Daily Bagel: Nadal has mixed reaction to Australian Open’s “very fast” courts

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The Daily Bagel is your dose of the interesting reporting, writing and quipping from around the Internet.

• Video: Australian poet Rupert McCall wrote and performed a poem in honor of Roger Federer and Rod Laver called “The Masterpiece”.

Rafael Nadal was told the Australian Open courts were playing very fast. His response? “S***.”

Nadal first went with a bit of cheekiness: “How do you know that?” he inquired of Flatman. “You’ve been there?” Flatman responded by pointing to Australian colleague Leo Schlink, sitting to his left and saying that’s what he’s hearing from the Australians.

“Yeah? Very fast? Yeah? S***,” were the immortal words of Rafa, that sent the journalists laughing. “I thought (Australian Open tournament director) Craig Tiley was a good friend.

“Okay. Doesn’t matter. I won tournaments on very quick surfaces, Montreal few times, and if I’m playing well, it’s not a big problem, playing on very quick surfaces. But it’s true that if it’s very, very quick, maybe it’s a problem.”

Federer opened his 2014 win with a clean and decisive 6-4, 6-2 win over Jarkko Nieminen at the Brisbane International. It was an impressive display of hitting from Federer, who debuted his new Wilson racket as well.

A day after notching a 6-0, 6-0 win in 37 minutes, Andy Murray lost to Florian Mayer 3-6, 6-4, 6-2 in the second round of the Qatar Open. Unless Murray takes a wildcard into a tournament next week, he’ll go into the Australian Open with just two tour-level matches since September.

Congratulations to Ryan Sweeting and Kaley Cuoco, who got married on New Year’s Eve.

Some great pictures from the Hopman Cup Ball, featuring cleaned up versions of John Isner, Sloane Stephens, Eugenie Bouchard, Milos Raonic and more.

Jamie Hampton doesn’t mind flying under the radar, but she wouldn’t mind if you knew who she was.

Hampton is the third-ranked American behind Serena Williams (No. 1) and Sloane Stephens (No. 12) but further down in the profile stakes with the US public.

“It’s OK,” she said. “It has its advantages. No one really knows who I am so I can fly under the radar a little bit. I would like some exposure.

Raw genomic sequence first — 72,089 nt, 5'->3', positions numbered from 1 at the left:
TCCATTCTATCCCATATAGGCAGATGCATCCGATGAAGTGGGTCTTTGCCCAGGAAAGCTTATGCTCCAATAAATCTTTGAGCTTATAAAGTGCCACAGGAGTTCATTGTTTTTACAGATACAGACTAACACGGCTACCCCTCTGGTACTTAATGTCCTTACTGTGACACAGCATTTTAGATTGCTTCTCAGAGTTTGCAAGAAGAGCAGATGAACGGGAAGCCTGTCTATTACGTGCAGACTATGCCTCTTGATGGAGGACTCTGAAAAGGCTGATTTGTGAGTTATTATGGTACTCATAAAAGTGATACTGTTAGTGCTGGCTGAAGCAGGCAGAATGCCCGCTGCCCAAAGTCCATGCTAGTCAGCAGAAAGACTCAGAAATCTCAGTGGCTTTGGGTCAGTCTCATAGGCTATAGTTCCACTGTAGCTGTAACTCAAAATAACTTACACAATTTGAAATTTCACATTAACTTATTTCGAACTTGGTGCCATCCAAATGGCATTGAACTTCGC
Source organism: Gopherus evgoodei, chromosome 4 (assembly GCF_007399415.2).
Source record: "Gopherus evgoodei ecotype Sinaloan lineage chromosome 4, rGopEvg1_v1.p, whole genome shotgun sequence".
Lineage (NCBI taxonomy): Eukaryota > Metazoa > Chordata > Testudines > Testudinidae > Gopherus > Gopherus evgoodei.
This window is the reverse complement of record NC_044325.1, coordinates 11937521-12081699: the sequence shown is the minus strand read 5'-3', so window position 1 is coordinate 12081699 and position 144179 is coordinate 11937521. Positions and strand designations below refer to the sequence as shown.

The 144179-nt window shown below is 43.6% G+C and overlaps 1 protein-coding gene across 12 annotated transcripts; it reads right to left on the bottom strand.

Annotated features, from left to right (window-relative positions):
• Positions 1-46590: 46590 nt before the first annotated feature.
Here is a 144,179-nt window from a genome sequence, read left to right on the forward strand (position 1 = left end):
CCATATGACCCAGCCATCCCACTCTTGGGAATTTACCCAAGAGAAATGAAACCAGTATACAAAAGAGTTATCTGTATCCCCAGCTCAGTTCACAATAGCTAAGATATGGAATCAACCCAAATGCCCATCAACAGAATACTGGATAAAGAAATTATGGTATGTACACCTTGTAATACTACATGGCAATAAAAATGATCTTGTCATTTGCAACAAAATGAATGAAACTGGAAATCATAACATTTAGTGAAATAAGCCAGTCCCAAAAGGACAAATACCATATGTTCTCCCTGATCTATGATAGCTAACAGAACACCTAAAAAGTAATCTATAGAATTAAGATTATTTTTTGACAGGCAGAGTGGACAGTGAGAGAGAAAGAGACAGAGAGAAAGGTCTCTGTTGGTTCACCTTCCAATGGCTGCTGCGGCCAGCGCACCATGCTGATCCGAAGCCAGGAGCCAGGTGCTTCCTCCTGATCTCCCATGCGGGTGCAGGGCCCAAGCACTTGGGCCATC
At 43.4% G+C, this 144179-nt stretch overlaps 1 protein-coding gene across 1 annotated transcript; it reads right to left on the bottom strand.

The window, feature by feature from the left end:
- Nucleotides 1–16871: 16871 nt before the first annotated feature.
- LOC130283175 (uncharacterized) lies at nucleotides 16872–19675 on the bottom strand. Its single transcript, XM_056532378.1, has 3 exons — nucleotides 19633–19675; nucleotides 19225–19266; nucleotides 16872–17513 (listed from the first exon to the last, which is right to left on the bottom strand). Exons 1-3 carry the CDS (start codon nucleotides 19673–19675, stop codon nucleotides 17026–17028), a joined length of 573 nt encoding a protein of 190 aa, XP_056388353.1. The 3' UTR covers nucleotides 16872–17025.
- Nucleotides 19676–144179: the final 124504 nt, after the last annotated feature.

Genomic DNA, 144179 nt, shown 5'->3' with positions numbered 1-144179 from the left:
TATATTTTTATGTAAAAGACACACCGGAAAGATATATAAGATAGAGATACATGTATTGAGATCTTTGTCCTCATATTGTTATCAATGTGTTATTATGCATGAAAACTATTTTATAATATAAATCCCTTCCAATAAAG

“Maybe not [as much as Venus Williams]. It comes with the territory. If I do well, I’m going to get more exposure and I will have to embrace it.”

Marin Cilic says new coach Goran Ivanisevic has helped simplify his game, particularly his serve.

“To simplify. Throw the ball in the air and hit it,” Cilic said of his compatriot’s advice to him. “For me before, I was a lot thinking about the serve. To be more relaxed, nothing unusual. But we worked a lot on it, and it seems that it fit in the right place. We worked a lot also on volleys, and of course game at the net where I had the most space to improve.  Last few years I was not doing too well at the net and I wasn’t playing as offensive as I would want to, the way I would need to play, like a taller player, to have shorter points and put more pressure on the other guy.”

From Caravaggio to John McEnroe, the tennis tantrum has died a slow death.

  • Published On Jan 01, 2014

    tournament director says courts are the same...

    Anyone expecting lightning-fast Australian Open courts will be disappointed, according to tournament director Craig Tiley, who has denied that a quicker version of Plexicushion has been ordered - or delivered - for next week's grand slam.

    Roger Federer, Lleyton Hewitt and Marin Cilic, as well as Davis Cup captain Pat Rafter, are among the players at this week's Brisbane International to testify that the speed of the Queensland Tennis Centre courts has risen significantly this year. Cilic, indeed, said they were the slickest he had experienced anywhere in more than 12 months.

    But, if so, that is Brisbane, said Tiley, who insisted nothing has altered at Melbourne Park. A modified Wilson ball was introduced last year with a tighter weave to improve longevity, but any major change in court speed is, apparently, unlikely.

    ''We've repeated what we did in 2013,'' said Tiley, pointing to the heatwave conditions and covered court in Brisbane, as well as the extended time given to the courts to ''plateau'' after their annual resurface, as contributing factors there. ''We didn't get that feedback at Hopman Cup, which is also the exact same surface.''


    Defending champion Novak Djokovic on Saturday became the first player to hit this season on Rod Laver Arena.

    Tiley said the world No.2 had not commented on the speed of the court, pace has been a recurring discussion point elsewhere in the past week.

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    As if we needed another hardcourt fast surface.9 months out of 12 in the calendar year are played on hardcourts and it is oh so out of all grand slams, the australian open is useless and doesn`t deserve to be grand slam.


    I hope they are faster - it will make a nice change from them continuously slowing every single court down. If true, not surprised that Nadal isn't too happy. It will help the more offensive players - i.e. Federer - hooray!


    Nadal complaining? Never. The funniest thing is recently he was denying that fast courts didn't suit him as much as slower courts do. His PR team need more consistency. 


    @1fed1Federer is an offensive player? Maybe a few years ago but one of the main reasons he's losing so much lately is that he's lost his speed on the court and isn't getting to balls as he used to. Turning 33 this year isn't going to help him.

    And Nadal was joking. He knows how often it is said he doesn't do well on fast courts no matter how often he states that he prefers faster courts to slower courts. The thing he doesn't like is a low bounce. He's won more than his share of matches on fast courts.